On December 2, 2011, the U.S. Department of Education published the final amendments to the regulations for implementing the Family Educational Rights and Privacy Act (FERPA) in the Federal Register. FERPA is meant to protect the privacy of education records while allowing for the effective use of data. The Federal Register notice can be accessed at https://www.federalregister.gov/articles/2011/12/02/2011-30683/family-educational-rights-and-privacy
The Tots 'n Tech Research Institute (TnT) recently launched a new Website that includes a wealth of up-to-date information about adaptations and assistive technology (AT) for infants and toddlers. The Web site features a new Help Desk resource, which is designed to make it easy to find adaptations or AT solutions for everyday situations. Information is presented through various media and can be searched by starting with a functional skill, such as communication/socialization or getting around. The new Help Desk will continually be updated and TnT would appreciate your input.
The National Professional Development Center on Inclusion (NPDCI) recently published Research Synthesis Points on Quality Inclusive Practices (2011), which provides brief descriptions and supporting references for evidence-based and promising practices that support early childhood inclusion. It is organized into three major sections corresponding to the defining features of high quality early childhood inclusion as described in the Joint Position Statement on Early Childhood Inclusion of the Division for Early Childhood (DEC) and the National Association for the Education of Young Children (NAEYC). The synthesis can be accessed online at http://www.fpg.unc.edu/news/highlight_detail.cfm?ID=971
In the United States, Black children start school behind their White peers on standardized reading and mathematics tests, and racial disparities in achievement increase during each subsequent year of primary and secondary education. The FPG Child Development Institute has released a new Snapshot that provides a brief summary of findings from a study investigating factors that contribute to this achievement gap and the policy implications to address them. Explaining the Black-White Achievement Gap in the Context of Family, Neighborhood, and School (FPG Snapshot #64, December 2011) is available online at http://www.fpg.unc.edu/resources/snapshot-64
Full citation: Burchinal, M., McCartney, K., Steinberg, L., Crosnoe, R., Friedman S.L., McLoyd, V., Pianta, R., & NICHD Early Child Care Research Network. (2011). Examining the Black-White achievement gap among low-income children using the NICHD Study of Early Child Care and Youth Development. Child Development, 82(5), 1404-1420.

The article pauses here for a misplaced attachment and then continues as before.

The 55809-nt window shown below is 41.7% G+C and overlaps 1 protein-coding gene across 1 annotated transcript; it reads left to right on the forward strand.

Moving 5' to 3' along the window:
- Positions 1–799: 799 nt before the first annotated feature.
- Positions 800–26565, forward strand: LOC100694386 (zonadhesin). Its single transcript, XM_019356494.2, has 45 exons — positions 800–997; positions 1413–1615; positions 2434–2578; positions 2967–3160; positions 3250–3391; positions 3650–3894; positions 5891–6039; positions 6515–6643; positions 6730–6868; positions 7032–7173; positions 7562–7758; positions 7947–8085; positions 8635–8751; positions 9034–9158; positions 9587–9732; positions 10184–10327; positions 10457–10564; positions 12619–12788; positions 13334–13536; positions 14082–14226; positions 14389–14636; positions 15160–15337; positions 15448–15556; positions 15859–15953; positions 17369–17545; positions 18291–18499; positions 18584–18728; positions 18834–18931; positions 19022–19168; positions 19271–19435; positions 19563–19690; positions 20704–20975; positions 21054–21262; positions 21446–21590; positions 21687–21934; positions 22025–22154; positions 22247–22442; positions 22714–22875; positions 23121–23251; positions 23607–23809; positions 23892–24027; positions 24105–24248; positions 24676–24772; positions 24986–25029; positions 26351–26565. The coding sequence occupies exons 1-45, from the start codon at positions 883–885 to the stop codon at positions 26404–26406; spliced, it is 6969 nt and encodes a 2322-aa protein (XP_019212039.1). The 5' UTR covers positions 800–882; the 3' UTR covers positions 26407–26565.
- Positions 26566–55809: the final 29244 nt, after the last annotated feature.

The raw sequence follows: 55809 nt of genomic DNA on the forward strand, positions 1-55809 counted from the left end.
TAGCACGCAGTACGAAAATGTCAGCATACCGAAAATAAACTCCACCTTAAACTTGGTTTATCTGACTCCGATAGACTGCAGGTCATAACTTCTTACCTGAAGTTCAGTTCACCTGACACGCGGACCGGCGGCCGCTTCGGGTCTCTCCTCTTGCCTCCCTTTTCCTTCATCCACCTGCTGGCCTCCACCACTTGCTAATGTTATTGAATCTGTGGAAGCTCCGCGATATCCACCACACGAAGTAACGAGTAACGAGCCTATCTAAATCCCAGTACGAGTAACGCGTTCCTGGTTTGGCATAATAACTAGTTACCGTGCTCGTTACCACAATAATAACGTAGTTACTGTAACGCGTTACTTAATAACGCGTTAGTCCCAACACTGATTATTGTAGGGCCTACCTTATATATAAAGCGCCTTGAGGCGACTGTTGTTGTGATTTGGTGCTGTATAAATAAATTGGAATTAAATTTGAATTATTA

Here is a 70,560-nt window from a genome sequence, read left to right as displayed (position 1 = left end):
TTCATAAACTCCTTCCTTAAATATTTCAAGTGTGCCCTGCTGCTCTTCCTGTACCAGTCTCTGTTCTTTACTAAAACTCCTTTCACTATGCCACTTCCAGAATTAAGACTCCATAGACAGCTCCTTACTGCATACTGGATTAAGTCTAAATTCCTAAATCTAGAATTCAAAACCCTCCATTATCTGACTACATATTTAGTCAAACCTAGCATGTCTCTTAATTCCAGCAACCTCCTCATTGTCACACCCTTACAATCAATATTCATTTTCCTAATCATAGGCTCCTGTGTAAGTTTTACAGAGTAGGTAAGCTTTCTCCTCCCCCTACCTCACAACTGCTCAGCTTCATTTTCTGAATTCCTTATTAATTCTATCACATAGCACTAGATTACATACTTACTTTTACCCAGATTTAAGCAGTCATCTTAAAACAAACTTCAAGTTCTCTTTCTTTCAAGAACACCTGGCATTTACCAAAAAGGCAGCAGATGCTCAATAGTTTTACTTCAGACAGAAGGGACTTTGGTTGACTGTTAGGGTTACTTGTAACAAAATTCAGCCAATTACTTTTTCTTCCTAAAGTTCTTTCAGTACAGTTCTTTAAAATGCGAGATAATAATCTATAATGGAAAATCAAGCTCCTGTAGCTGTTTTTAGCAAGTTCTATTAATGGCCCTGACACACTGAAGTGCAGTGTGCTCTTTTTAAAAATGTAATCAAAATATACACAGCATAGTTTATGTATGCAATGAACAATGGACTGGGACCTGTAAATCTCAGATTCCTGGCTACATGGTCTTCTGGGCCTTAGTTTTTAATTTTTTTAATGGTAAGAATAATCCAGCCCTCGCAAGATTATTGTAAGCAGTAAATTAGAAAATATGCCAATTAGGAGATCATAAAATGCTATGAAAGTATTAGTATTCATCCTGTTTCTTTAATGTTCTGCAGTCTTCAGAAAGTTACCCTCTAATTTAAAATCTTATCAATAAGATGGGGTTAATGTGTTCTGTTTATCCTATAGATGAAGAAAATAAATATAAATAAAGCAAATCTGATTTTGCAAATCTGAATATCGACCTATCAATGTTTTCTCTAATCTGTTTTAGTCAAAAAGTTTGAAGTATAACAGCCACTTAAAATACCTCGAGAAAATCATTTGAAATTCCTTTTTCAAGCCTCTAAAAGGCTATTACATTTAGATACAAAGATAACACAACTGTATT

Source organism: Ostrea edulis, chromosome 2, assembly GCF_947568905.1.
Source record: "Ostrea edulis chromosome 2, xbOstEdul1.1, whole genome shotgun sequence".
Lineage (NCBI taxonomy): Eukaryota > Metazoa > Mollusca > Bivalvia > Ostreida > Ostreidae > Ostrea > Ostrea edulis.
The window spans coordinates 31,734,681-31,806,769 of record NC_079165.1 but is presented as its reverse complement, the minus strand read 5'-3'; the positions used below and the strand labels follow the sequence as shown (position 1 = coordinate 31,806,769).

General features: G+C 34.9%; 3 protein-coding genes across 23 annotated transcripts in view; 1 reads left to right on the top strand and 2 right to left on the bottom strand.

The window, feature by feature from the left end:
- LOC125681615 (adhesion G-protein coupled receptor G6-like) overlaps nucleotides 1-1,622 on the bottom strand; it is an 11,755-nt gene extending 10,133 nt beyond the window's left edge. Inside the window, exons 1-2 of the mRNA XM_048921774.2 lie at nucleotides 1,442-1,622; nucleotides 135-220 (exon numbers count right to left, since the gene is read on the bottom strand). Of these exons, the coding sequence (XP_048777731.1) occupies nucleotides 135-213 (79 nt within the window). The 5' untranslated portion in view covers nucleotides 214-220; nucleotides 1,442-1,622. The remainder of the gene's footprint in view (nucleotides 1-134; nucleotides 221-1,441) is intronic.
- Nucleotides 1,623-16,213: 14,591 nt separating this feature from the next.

The Georgetown University Center for Children and Families recently published a new brief, which shows that although the number of children in poverty increased almost 19 percent from 2008-2010, the number of children without health insurance decreased 14 percent, from 6.9 million in 2008 to 5.9 million in 2010. The brief reports that Massachusetts had the lowest percentage of uninsured children (1.5 percent), while Nevada had the highest (17.4 percent). To learn more, see Despite Economic Challenges, Progress Continues: Children's Health Insurance Coverage in the United States from 2008-2010 (November 2011) at http://ccf.georgetown.edu/ccf-resources/despite-economic-challenges-progress-continues-childrens-health-insurance-coverage-in-the-united-states-from-2008-2010/
The Center for Early Literacy Learning (CELL) has released two new CELLpops for use by preschool classroom teachers. The CELLpops are interactive web versions of CELL mini-posters that practitioners can use in their classrooms to promote children's early literacy learning. Transitions and Waiting can be used to provide fun and easy ways to incorporate early literacy learning into transitions between classroom activities. Group or Circle Time incorporates early literacy learning into group time in the classroom. The CELLpops and mini posters are available at http://www.earlyliteracylearning.org/ta_cell_pop1.php
CELL is funded by the U.S. Department of Education, Office of Special Education Programs Research to Practice Division and is a major initiative of the Center for Evidence-Based Practices at the Orelena Hawks Puckett Institute.
The Council for Exceptional Children's Division for Early Childhood hosted its annual conference on November 17-19, 2011. Handouts from the conference are now available online. To find the handouts you are looking for browse through the conference program, where you will find descriptions of all the sessions, as well as a listing by presenter. Then go to the conference handouts page and click on the time slot of the session you are looking for.
Child Trends recently announced the release of the following briefs on supporting child development through family-provider relationships. The briefs were funded through a contract with the Office of Planning, Research, and Evaluation (OPRE), within the U.S. Department of Health and Human Services.